ANCHORAGE, Alaska — It’s estimated nearly 900 homes in Alaska currently face foreclosure, but a new program aims to reduce that number
The Federal Housing Administration has a new program to help people with good credit get out of their foreclosure situation.
Foreclosures don’t just effect homeowners, lending companies lose about $50,000 per home, and it costs the community an average of $40,000 per home in lost taxes, depreciated home values for surrounding houses and job losses.
In the last five years the dream of owning a home turned into a reality for people who previously couldn’t afford it. All thanks to special deals, called sub prime loans that make interest rates extremely low.
Jan Jones with Consumer Credit Counseling Service of Alaska said in many cases the borrower got the loan when they really shouldn’t have.
“The sub prime market takes the marginal borrower and gives them a home loan and some of them are in a position to where maybe they shouldn’t have gotten the loan,” Jones said.
Even though they offer a home ownership opportunity, it could be on a shaky foundation.
Sub prime loans come with adjustable mortgage rates, which after a few years reset to a much higher percentage, leaving some borrowers scrambling to keep their home.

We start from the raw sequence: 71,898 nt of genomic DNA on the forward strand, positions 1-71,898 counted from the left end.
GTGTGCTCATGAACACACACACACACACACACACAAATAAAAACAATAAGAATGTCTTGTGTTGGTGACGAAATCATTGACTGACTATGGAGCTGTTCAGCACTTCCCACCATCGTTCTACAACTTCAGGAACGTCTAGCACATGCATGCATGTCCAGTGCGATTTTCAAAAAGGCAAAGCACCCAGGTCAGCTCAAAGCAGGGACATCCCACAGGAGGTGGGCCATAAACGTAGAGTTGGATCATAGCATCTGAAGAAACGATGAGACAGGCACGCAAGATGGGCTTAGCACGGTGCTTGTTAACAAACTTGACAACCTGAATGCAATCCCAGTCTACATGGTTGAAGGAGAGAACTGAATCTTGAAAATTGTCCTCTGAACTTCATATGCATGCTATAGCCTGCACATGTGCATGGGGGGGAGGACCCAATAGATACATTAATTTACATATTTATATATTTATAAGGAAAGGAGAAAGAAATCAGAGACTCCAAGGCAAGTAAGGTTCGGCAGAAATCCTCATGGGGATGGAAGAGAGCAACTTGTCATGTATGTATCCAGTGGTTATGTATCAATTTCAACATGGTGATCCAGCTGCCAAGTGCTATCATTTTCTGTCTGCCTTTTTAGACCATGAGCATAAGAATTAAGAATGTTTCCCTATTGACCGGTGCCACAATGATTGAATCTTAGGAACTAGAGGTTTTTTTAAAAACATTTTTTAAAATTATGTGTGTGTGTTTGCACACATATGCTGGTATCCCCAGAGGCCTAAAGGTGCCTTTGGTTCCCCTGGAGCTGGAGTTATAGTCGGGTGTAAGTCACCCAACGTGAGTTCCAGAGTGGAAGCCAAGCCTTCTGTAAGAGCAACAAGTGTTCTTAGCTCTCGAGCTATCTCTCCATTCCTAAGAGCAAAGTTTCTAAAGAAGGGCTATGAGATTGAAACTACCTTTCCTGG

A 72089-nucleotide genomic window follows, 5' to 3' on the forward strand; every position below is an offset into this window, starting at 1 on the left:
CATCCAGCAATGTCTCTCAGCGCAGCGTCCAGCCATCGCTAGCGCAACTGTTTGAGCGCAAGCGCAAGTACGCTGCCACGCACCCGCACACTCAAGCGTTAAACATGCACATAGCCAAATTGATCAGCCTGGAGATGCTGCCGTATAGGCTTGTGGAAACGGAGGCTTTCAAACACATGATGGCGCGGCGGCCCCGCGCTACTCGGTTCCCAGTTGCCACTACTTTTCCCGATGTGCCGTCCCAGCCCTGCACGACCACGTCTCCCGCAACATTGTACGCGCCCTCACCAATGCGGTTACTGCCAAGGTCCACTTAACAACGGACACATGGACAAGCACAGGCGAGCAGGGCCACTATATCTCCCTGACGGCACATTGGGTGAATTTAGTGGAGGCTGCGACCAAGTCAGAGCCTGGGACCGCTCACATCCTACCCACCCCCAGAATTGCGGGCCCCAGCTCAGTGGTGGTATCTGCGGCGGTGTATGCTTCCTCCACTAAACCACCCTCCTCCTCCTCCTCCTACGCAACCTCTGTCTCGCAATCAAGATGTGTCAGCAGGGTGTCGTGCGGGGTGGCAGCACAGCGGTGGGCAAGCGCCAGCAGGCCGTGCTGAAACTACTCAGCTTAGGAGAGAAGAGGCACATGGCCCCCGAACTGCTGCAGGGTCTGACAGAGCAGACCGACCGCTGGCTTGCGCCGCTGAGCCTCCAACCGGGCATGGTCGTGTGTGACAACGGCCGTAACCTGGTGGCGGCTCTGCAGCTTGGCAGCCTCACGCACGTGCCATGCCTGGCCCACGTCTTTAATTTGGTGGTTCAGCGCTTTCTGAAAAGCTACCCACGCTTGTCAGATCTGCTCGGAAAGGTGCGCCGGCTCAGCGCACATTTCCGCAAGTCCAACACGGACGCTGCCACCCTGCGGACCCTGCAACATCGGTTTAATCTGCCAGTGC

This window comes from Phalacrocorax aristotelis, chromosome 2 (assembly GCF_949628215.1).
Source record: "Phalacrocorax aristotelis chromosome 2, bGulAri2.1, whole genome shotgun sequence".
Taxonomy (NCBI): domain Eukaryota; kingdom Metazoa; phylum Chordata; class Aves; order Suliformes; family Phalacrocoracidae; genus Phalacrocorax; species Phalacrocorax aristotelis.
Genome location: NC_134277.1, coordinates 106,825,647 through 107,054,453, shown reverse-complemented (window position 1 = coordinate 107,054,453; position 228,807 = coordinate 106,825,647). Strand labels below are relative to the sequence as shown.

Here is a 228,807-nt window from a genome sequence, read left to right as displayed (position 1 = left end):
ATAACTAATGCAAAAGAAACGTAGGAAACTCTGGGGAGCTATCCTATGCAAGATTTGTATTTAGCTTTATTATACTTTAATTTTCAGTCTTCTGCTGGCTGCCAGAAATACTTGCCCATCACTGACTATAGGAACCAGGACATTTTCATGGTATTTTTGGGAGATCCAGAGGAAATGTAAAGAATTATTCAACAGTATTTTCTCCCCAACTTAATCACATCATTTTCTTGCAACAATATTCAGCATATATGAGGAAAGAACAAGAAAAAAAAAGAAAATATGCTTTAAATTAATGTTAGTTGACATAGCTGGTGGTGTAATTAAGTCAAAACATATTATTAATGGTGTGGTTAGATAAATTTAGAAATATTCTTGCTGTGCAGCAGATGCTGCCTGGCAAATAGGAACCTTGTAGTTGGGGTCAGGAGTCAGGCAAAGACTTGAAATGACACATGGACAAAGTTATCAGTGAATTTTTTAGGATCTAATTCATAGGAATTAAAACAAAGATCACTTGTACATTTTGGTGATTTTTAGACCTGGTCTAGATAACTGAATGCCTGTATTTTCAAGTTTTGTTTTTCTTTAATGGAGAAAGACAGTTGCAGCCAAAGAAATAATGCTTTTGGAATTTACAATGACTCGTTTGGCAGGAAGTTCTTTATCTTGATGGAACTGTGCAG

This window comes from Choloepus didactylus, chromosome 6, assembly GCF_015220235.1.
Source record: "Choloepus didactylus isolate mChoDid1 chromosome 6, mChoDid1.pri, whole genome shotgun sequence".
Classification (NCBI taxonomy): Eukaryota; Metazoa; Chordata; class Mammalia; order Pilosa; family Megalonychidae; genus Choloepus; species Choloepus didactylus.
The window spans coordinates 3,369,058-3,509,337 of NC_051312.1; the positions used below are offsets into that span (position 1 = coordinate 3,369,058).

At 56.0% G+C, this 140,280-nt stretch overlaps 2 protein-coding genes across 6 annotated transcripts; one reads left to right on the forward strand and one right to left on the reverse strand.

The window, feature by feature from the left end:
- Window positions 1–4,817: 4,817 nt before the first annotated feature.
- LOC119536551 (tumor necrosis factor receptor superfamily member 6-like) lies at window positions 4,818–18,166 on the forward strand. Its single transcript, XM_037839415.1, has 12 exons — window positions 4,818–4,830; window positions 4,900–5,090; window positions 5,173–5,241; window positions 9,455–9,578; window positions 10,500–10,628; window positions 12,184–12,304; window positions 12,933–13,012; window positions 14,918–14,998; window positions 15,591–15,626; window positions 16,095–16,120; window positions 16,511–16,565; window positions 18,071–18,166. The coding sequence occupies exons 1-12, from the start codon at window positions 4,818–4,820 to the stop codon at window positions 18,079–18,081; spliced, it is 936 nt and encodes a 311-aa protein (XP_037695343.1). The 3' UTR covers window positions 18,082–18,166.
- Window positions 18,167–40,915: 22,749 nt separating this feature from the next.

“Many of them are trying to hold onto that dream until the last minute and unfortunately the homes are in the position to where they’re going to be going into foreclosure,” Jones said.
Rod Dunston thought he got a good deal when he signed up for his adjustable rate mortgage. Dunston’s interest reset and he is trying his best to refinance while facing foreclosure.
“If I can’t get it to where I am comfortable with it, they’re going to have to foreclose it,” Dunston said.
A new program from the FHA, called the Secure Program, may help Dunston and many others keep their house.
It helps borrowers refinance their home into a traditional fixed rate loan so it can’t reset to a higher interest rate.
There are rules for this program however; to qualify you must have an adjustable rate mortgage that has reset, enough income to make your mortgage payment, a history of on-time mortgage payments before the loan reset and reasonably good credit.
This program gave Dunston a light at the end of the tunnel.
“It would ease my mind if I could get under it and I would probably stay up here,” Dunston said.
If you think you qualify, you need to act fast.
“The sooner people take advantage of it, the less damage they’re going to have to their credit report and the better interest rate they’ll get,” Jones said.
Time is of the essence in getting your home loan on a solid foundation.
The Secure Program ends Dec. 31, 2008.
Contact Jennifer Zilko at jzilko (at) ktuu (dot) com
by Jennifer Zilk, WorldNow and KTUU